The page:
There’s a rule of thumb that says your wallet shouldn’t cost more than the money you have in it. It’s a nice idea: if you spend all of your money on an object that carries all of your money, you don't need it anymore.
Buying a wallet has other pragmatic considerations. As the silhouette of pants slims down, their pockets have shrunk with them. Men are still carrying their lumpy wallets--dragging all the detritus of their pasts behind them--while wearing jeans that can barely hold a tic-tac.
All of this means that it might be a good idea to take a hard look at your wallet. Perhaps that six-year-old coffee shop loyalty card and expired gym card don't have the same utility as your Metrocard. And maybe all of that plastic doesn't need to be swaddled in crocodile.
The smallest alternative to whatever you have now isn't really a wallet at all; it's a money clip. For that, Jack Spade makes a decent nickle clip for $68. Someone in the design team decided it would be a good idea to put words like "Bacon" and "Bones" on the clips, which could be a nice alternative to the regular monogram.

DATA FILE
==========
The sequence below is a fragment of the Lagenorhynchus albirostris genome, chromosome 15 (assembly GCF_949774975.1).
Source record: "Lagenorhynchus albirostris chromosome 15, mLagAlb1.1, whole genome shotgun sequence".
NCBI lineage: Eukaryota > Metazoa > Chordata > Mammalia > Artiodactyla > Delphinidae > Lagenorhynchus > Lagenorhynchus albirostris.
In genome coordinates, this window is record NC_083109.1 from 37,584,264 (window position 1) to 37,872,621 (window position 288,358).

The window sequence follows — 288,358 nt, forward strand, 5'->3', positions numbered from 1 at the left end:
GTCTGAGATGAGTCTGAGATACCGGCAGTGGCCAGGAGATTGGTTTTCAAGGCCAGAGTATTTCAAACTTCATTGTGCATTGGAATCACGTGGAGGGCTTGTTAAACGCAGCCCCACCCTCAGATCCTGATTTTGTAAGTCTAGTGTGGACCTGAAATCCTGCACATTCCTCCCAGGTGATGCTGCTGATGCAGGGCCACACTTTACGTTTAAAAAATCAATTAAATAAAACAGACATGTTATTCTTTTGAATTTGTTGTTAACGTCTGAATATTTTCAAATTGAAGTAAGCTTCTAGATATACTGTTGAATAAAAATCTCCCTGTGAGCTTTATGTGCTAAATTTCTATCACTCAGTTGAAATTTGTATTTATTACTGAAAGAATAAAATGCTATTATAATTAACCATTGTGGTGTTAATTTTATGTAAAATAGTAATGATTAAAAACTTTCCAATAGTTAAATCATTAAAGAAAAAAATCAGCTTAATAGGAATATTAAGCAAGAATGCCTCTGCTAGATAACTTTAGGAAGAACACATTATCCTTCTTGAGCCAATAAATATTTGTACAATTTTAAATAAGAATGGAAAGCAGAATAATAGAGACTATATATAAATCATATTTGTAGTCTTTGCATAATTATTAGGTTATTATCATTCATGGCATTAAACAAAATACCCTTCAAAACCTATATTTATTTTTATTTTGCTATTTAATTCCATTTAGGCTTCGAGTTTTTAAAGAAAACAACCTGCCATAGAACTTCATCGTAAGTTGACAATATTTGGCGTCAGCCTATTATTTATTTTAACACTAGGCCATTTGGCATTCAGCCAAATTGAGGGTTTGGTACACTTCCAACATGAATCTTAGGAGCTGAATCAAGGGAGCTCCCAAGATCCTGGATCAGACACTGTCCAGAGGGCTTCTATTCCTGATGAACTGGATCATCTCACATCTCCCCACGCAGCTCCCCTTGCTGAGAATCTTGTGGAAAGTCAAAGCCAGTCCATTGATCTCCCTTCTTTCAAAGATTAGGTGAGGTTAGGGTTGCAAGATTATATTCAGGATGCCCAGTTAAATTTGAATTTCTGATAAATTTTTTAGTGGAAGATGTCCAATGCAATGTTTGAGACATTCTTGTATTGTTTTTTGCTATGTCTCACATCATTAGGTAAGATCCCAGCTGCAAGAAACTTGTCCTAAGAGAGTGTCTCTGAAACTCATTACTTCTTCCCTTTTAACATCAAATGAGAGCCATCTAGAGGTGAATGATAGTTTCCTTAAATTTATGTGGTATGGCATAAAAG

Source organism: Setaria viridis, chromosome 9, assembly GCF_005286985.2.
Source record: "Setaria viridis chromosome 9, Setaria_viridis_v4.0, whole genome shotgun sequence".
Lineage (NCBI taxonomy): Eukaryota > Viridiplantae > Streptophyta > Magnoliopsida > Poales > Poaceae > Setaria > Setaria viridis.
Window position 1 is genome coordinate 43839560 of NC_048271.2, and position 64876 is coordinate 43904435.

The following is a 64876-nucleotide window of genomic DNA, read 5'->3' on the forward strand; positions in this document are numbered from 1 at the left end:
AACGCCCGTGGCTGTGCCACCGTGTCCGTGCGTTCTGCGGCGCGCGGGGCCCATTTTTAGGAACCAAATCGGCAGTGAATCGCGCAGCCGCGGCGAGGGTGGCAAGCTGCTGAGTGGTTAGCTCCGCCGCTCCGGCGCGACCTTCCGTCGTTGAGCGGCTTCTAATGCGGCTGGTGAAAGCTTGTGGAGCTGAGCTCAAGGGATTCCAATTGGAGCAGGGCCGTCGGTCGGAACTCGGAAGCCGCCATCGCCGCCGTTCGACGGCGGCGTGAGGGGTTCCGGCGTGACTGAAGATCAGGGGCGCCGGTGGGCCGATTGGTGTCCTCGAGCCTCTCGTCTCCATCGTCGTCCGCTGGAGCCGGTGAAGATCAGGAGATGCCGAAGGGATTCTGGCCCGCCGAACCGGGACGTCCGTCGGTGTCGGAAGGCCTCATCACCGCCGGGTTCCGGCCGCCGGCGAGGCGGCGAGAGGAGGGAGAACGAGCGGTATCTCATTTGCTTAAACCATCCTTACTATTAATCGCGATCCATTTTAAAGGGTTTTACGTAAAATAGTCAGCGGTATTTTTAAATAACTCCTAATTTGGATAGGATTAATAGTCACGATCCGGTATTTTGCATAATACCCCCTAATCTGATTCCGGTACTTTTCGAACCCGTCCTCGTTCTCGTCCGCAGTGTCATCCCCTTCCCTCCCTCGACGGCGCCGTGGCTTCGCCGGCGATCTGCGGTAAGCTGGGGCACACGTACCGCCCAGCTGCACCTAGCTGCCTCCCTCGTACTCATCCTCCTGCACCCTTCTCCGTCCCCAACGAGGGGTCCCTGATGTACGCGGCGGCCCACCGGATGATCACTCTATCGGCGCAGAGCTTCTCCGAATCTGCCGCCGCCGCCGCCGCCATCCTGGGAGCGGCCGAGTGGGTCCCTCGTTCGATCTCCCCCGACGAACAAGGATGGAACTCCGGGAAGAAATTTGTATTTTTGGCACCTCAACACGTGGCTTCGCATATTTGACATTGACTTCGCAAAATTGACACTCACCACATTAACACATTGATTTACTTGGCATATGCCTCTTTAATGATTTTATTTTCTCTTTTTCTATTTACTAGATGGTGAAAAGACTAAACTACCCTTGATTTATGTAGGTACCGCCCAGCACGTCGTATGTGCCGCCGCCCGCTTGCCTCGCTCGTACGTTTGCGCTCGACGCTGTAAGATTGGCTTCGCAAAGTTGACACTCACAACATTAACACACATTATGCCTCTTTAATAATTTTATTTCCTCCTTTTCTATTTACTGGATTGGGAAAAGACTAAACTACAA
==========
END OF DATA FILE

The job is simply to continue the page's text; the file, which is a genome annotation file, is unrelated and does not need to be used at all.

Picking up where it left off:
If you do want an actual object to hold all of your stuff (maximalist!), the next best answer is a cardholder. These are thin pieces of leather with little slits cut into them, so companies tend to justify their massive markup by affixing each holder with a giant logo. Shinola's cardholder ($80) ducks this trend; the logo gets covered up by cards its meant to hold.
For those who really do need to haul around a stack of credit cards, cash and an expired Blockbuster card, there are still some slimmer options. The ubiquitous Comme de Garcons wallets (if someone held up an art opening in Chelsea they'd have 40 of them) are compact. Their black "go out" wallet, for $175, can hold a bundle but is only a few centimeters thick.
That and other fatter wallets will let you bring everything you've ever needed in case you need to prove, for example, you once belonged to a gym, used up all your Starbucks credit, and rented Groundhog's Day four times in 1997.
It might be nice to carry the past in your pocket. But there's a point where it begins to weigh you down.
James Tarmy reports on arts and culture for Bloomberg Muse, the arts and leisure section of Bloomberg News.